Home' Australian Hotelier : AH SEPTEMBER 2017 Contents 22 | SEPTEMBER 2017 AUSTRALIAN HOTELIER
When utility costs rise, it's felt by all
users, as it's an essential service for
running lives and businesses day-
to-day. So when those costs rise
exponentially, the impacts are weighty and have
consequences other than just higher costs. For
the pub industry, dearer utility prices can have
In South Australia, energy prices have been
on the rise, and at incredible intervals for the
last few years. Recently, utilities expert Bruce
Mountain of energies consultancy firm Carbon
and Energy Markets suggested that South
Australia has the most expensive electricity
prices in the world -- pipping the nation of
Denmark at the post for an unwanted top spot.
A large part of the problem is the
supply chain, with the state relying on an
interconnector from Victoria for its electricity
supply, after the close of the coal-powered
plant at Port Augusta. While South Australia
leads the country in terms of renewable energy
sources, with wind, solar and geothermal
plants, many blame the lack of a proper
transition from coal-powered to renewable
sources for the extreme hike in electricity rates.
Regardless of debate on renewables versus
traditional sources of energy, there's no
question that while everyone in the state is
feeling the effects of the rates hike, it is hitting
THE COST OF UTILITIES IN SOUTH
AUSTRALIA IS A LARGE CONCERN
FOR BOTH CONSUMERS AND
BUSINESS, AND THE PUB INDUSTRY
IS NO EXCEPTION.
the pub industry particularly badly.
"The obviously hit industries are hospitality
and retail grocers because we rely on air-
conditioning and refrigeration. You can't have
a pub without air-conditioning, and you can't
have a pub without refrigeration for both
beverage storage and food safety," stated Ian
Horne, general manager of AHA SA.
In his communications with AHA SA
members, Horne has heard of tales of up to
200% increases in utility costs for venues.
"We just had quite a substantial suburban
hotel that was paying about $8000 a month
[for electricity], under the new contract it's
roughly $18,000 a month. We've got country
pubs where their bills are going up by nearly
200 per cent. That's just debilitating because in
South Australia business is flat."
BILLS, BILLS, BILLS
The increases in rates are varied throughout
the industry, dependent on the term length of
contracts and when they were renegotiated.
For Matthews Hotels, which operates 10 pubs
divided evenly between Adelaide and regional
areas, utilities make up a significant proportion
of operating costs, and is only growing. Utilities
make up 14 per cent of the group's total
overheads, and are forecast to rise 12 per cent
year on year.
At Palmer Hospitality Group, which runs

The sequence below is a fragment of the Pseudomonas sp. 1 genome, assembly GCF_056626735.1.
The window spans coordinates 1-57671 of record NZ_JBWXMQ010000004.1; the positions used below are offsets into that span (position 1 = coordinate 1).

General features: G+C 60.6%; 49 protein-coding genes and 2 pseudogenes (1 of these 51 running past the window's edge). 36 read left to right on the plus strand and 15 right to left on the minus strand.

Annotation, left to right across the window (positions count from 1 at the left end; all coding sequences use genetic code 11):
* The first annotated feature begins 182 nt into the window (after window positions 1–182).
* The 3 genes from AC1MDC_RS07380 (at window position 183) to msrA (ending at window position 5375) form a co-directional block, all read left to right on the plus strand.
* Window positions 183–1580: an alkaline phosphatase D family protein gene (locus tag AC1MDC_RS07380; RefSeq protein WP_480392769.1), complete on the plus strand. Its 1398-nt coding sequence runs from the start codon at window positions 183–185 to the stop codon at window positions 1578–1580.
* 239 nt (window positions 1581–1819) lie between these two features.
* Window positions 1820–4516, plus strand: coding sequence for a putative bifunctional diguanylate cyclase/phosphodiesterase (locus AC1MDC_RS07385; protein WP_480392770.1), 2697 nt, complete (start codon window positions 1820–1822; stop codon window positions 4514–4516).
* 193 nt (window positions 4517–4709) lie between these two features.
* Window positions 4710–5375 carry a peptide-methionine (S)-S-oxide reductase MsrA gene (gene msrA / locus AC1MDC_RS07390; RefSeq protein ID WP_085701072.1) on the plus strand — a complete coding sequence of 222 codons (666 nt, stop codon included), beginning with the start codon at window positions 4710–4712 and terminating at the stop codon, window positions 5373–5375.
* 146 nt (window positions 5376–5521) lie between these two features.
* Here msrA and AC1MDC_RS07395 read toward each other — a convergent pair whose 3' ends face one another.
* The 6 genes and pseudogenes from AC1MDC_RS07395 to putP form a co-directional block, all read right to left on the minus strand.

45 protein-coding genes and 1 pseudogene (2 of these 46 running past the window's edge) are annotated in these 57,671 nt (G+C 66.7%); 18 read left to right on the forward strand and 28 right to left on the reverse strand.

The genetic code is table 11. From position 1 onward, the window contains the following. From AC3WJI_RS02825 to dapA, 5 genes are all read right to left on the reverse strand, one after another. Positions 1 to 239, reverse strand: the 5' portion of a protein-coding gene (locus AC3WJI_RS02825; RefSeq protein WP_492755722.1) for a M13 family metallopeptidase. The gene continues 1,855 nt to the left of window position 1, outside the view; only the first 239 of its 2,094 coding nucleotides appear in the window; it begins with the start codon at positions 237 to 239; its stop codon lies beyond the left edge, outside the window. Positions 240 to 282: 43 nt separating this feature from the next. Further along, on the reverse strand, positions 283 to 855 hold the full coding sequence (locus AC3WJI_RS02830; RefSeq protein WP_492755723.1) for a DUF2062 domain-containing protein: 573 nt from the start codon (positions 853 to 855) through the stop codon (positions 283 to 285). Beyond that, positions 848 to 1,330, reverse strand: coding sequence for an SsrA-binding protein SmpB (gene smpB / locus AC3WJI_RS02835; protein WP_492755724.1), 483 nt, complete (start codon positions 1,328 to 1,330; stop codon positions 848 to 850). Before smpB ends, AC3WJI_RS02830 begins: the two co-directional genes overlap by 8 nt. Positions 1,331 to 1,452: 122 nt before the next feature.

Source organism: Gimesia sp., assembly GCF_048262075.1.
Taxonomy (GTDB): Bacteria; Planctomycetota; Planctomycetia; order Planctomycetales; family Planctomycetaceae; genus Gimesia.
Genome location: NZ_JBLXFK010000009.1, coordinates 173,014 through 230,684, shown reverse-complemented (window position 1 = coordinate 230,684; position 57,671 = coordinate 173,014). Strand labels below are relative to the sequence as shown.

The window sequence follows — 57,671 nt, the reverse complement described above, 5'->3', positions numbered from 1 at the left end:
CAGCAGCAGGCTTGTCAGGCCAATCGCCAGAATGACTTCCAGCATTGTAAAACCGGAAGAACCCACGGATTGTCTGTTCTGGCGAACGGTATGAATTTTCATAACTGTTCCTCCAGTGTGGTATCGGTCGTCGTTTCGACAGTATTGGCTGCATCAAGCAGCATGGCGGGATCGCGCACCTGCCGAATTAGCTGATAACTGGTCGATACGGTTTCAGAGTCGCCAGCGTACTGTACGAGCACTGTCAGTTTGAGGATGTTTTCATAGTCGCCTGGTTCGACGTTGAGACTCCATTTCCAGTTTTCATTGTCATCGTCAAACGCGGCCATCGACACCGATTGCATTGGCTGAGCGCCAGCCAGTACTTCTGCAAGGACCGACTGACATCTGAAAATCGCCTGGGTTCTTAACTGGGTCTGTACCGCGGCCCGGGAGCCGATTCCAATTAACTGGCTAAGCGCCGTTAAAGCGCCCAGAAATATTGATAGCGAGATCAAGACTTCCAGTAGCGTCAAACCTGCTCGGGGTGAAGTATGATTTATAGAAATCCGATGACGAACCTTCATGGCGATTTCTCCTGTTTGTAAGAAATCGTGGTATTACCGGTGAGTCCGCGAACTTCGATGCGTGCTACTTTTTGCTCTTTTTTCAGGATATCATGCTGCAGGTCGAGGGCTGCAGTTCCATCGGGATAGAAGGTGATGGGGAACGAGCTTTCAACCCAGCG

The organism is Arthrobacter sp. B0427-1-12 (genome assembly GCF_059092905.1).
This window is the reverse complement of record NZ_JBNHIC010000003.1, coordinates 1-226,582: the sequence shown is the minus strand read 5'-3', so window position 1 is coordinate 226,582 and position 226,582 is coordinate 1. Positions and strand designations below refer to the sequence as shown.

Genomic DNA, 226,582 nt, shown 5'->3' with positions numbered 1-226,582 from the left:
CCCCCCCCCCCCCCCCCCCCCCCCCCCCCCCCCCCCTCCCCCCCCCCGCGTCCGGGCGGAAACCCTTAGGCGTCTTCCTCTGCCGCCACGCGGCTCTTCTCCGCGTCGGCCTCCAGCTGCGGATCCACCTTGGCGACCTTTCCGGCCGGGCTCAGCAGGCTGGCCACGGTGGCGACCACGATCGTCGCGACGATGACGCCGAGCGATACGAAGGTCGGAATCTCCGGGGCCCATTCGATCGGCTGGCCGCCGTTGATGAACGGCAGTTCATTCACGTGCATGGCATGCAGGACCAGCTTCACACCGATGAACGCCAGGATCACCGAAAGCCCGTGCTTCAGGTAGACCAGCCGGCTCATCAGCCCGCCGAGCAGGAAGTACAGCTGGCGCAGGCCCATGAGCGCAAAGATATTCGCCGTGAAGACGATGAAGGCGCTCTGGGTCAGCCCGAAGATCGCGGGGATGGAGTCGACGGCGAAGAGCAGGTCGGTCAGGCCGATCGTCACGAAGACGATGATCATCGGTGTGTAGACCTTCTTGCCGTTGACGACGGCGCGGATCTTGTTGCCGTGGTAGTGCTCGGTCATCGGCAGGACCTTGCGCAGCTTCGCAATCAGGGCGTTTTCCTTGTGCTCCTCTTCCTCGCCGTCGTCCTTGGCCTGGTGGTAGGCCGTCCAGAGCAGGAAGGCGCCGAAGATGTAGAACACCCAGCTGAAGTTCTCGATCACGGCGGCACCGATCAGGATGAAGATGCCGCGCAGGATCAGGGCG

the award-winning Warradale and Highway
Hotels, the figures are even more alarming.
"[We've had] a large increase of 45 per cent
in electricity prices over the last three years
and next year's contract is going up another,
37.5 per cent. These types of increases mean
an additional $50,000 in electricity bills per
annum increasing to approximately $85,000
next year," explained Martin Palmer.
"This equates in a loss of earnings for the
company as these types on increases cannot be
passed on to consumers in the current retail
environment, and increases of this magnitude
can only be partially absorbed."
At the Lion Hotel, the recent winner of
AHA SA's Best Overall Hotel of 2017 award,
co-owner Tim Gregg says the increases negate
profits completely and make it harder to grow
and improve your business.
"We're just not making any profit, all we're
doing is working to keep our power bills
paid. And that just takes a whole lot of other
options off the table, like investing more in
your business, looking after your staff better,
marketing your business -- those things all get
put in the too hard basket, when you've got a
mandatory increase in a cost that you can't do
Palmer agrees, stating that due to the increase
in utility rates, the group has had to veto
employing extra staff. It's a decision that was
hard to make in the hospitality business, but a
necessary one in the current business climate.
At the Seven Stars Hotel, publican Tom
Ricketts has yet to have a hefty rise in his
electricity bills due to the length of his contract,
but is already bracing for impact at the end of
the year when it runs out.
"I don't know what I'll be paying until it's
time to sign up to the new contract. I've heard
of bills close to doubling."
Utility costs are
eating up most of the
profits at Lion Hotel
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